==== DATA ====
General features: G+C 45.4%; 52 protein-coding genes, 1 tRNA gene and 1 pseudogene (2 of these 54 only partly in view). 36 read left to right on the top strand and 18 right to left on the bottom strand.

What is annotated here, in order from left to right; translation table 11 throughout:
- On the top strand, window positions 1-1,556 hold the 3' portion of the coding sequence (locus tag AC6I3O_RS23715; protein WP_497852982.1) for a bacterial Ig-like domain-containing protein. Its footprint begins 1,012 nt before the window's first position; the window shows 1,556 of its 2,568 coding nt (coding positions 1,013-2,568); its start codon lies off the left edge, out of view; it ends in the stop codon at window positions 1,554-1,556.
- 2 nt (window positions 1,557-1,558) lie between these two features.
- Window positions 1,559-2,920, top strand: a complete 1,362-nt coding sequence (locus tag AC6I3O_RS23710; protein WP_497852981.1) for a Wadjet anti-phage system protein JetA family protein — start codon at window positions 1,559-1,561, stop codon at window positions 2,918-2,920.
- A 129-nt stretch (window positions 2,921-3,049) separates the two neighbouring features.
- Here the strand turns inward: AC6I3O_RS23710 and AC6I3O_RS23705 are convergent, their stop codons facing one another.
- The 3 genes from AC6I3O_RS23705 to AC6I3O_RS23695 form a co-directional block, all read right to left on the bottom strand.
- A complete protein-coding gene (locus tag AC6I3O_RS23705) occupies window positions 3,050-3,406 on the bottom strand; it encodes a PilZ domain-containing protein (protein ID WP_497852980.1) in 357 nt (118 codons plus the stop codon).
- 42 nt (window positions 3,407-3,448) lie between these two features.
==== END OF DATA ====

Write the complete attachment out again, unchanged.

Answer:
General features: G+C 45.4%; 52 protein-coding genes, 1 tRNA gene and 1 pseudogene (2 of these 54 only partly in view). 36 read left to right on the top strand and 18 right to left on the bottom strand.

What is annotated here, in order from left to right; translation table 11 throughout:
- On the top strand, window positions 1-1,556 hold the 3' portion of the coding sequence (locus tag AC6I3O_RS23715; protein WP_497852982.1) for a bacterial Ig-like domain-containing protein. Its footprint begins 1,012 nt before the window's first position; the window shows 1,556 of its 2,568 coding nt (coding positions 1,013-2,568); its start codon lies off the left edge, out of view; it ends in the stop codon at window positions 1,554-1,556.
- 2 nt (window positions 1,557-1,558) lie between these two features.
- Window positions 1,559-2,920, top strand: a complete 1,362-nt coding sequence (locus tag AC6I3O_RS23710; protein WP_497852981.1) for a Wadjet anti-phage system protein JetA family protein — start codon at window positions 1,559-1,561, stop codon at window positions 2,918-2,920.
- A 129-nt stretch (window positions 2,921-3,049) separates the two neighbouring features.
- Here the strand turns inward: AC6I3O_RS23710 and AC6I3O_RS23705 are convergent, their stop codons facing one another.
- The 3 genes from AC6I3O_RS23705 to AC6I3O_RS23695 form a co-directional block, all read right to left on the bottom strand.
- A complete protein-coding gene (locus tag AC6I3O_RS23705) occupies window positions 3,050-3,406 on the bottom strand; it encodes a PilZ domain-containing protein (protein ID WP_497852980.1) in 357 nt (118 codons plus the stop codon).
- 42 nt (window positions 3,407-3,448) lie between these two features.